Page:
We cannot remain within this dilemma of understanding either nothing of the subject or nothing of the object. We must rediscover the origin of the object at the very core of our experience, we must describe the appearance of being, and we must come to understand how, paradoxically, there is for-us an in-itself. Not wanting to prejudge anything, we will take objective thought literally and not ask it any questions it does not ask itself. If we are led to rediscover experience behind it, this passage will only be motivated by its own difficulties. Let us, then, consider objective thought at work in the constitution of our body as an object, since this is a decisive moment in the genesis of the objective world. We will see that, in science itself, one’s own body evades the treatment that they wish to impose upon it.6 And since the genesis of the objective body is but a moment in the constitution of the object, the body, by withdrawing from the objective world, will carry with it the intentional threads that unite it to its surroundings and that, in the end, will reveal to us the perceiving subject as well as the perceived world.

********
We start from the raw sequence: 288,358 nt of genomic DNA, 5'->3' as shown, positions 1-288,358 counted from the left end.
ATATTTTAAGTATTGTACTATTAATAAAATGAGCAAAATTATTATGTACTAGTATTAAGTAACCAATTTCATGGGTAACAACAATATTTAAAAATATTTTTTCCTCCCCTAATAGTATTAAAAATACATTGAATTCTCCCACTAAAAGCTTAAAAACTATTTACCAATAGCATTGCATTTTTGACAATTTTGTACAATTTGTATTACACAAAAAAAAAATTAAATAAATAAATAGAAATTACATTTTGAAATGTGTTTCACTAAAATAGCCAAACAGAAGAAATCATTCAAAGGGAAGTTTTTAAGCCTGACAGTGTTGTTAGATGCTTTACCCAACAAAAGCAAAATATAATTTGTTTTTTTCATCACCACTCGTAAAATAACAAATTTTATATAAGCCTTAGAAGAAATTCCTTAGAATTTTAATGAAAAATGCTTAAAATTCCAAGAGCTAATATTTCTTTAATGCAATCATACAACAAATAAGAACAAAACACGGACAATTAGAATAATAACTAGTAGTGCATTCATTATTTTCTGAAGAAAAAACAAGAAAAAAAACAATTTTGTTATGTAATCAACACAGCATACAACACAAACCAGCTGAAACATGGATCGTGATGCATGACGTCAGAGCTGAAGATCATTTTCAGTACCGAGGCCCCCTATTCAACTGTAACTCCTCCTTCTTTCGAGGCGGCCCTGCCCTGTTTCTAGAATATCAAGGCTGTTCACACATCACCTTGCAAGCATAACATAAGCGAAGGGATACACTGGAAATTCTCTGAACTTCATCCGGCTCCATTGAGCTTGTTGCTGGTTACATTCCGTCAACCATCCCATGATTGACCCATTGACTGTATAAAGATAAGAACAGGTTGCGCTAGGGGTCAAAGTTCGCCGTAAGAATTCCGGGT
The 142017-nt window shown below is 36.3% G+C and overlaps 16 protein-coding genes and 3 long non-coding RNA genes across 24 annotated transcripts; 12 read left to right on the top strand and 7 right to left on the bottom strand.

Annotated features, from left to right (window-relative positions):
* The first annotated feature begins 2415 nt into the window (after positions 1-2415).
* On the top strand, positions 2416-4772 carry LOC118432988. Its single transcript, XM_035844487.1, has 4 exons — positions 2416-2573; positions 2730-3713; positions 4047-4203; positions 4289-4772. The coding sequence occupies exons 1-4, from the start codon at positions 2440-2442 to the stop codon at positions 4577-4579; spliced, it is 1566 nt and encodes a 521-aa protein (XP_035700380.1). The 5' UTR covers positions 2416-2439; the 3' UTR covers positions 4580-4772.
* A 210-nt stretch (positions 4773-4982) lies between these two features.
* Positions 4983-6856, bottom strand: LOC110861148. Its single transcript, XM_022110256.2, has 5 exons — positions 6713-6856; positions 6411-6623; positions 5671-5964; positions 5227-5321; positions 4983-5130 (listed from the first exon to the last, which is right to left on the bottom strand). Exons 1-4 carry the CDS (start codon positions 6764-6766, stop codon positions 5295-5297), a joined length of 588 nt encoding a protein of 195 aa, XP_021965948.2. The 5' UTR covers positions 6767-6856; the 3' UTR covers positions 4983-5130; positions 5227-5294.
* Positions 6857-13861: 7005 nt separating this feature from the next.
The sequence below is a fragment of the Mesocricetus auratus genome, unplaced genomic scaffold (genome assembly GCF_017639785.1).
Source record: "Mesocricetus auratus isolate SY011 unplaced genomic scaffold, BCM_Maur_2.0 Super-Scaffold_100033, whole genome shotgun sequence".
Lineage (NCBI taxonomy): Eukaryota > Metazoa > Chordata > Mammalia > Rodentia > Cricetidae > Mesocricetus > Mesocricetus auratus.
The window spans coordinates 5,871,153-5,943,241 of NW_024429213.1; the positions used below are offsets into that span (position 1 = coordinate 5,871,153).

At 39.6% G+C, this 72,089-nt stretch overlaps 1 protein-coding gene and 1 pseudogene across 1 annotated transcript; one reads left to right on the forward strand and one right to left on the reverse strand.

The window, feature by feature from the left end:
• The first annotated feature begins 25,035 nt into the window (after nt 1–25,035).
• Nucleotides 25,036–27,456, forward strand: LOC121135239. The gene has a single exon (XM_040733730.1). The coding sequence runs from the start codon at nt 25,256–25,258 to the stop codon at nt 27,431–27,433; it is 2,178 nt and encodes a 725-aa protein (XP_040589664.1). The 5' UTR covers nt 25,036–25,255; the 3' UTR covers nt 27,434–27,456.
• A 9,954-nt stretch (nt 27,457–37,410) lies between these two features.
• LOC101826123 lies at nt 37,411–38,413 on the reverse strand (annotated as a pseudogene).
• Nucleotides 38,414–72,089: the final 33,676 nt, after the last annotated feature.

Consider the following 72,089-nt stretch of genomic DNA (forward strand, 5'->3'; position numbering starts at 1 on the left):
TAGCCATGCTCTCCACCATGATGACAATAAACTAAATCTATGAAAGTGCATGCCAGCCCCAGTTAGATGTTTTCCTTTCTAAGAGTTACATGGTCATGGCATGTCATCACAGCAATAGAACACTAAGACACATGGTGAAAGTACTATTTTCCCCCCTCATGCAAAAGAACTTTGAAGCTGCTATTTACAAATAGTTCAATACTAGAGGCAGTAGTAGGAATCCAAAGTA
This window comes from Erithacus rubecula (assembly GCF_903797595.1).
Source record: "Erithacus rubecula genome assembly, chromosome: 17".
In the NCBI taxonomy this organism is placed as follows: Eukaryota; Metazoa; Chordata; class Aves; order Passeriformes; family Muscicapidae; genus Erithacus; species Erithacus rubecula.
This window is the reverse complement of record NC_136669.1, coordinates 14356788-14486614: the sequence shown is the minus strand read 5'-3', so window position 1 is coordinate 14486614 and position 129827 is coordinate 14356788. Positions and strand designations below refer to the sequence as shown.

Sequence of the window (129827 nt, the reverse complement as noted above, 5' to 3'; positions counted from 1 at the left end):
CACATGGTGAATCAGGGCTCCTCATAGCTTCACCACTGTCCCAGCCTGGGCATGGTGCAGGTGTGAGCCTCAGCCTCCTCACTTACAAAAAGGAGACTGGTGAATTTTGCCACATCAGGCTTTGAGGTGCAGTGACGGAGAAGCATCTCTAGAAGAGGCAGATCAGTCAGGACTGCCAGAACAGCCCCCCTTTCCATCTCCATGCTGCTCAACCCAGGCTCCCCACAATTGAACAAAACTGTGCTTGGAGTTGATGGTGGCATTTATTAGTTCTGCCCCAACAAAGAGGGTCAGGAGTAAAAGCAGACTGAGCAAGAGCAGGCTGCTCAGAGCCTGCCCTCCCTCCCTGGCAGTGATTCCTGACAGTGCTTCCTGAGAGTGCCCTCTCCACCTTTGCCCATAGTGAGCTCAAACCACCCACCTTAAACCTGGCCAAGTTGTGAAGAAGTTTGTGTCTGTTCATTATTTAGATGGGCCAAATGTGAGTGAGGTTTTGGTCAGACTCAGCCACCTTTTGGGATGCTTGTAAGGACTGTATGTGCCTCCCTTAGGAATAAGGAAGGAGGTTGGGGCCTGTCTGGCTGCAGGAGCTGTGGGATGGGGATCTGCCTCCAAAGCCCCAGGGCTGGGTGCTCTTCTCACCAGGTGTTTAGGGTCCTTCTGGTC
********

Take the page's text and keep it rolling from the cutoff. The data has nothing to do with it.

[a. Neural physiology itself goes beyond causal thought.]
The definition of the object is, as we have seen, that it exists partes extra partes1 and thus only admits of external and mechanical relations among its parts or between itself and other objects, either in the strict sense of a received and transmitted movement or in the larger sense of a relation of function to variable. In order to insert the organism into the universe of objects and to thereby seal off this universe, the functioning of the body had to be expressed in the language of the in-itself and the linear dependence between stimulus and receptor, or between receptor and Empfinder [the one sensing], had to be discovered beneath the level of behavior.2 Of course, it was conceded that new determinations emerge in the circuit of behavior. For example, the theory of specific nervous energy3 granted the organism the power to transform the physical world. But this theory in fact attributed to the nervous apparatus the occult power of creating the different structures of our experience, and although vision, touch, and hearing are so many ways of reaching the object, these structures were transformed into compact qualities and were derived from the local distinction between the organs in question. The relation between stimulus and perception could thus remain clear and objective; the psycho-physical event was of the same order as the relations of “worldly” causality.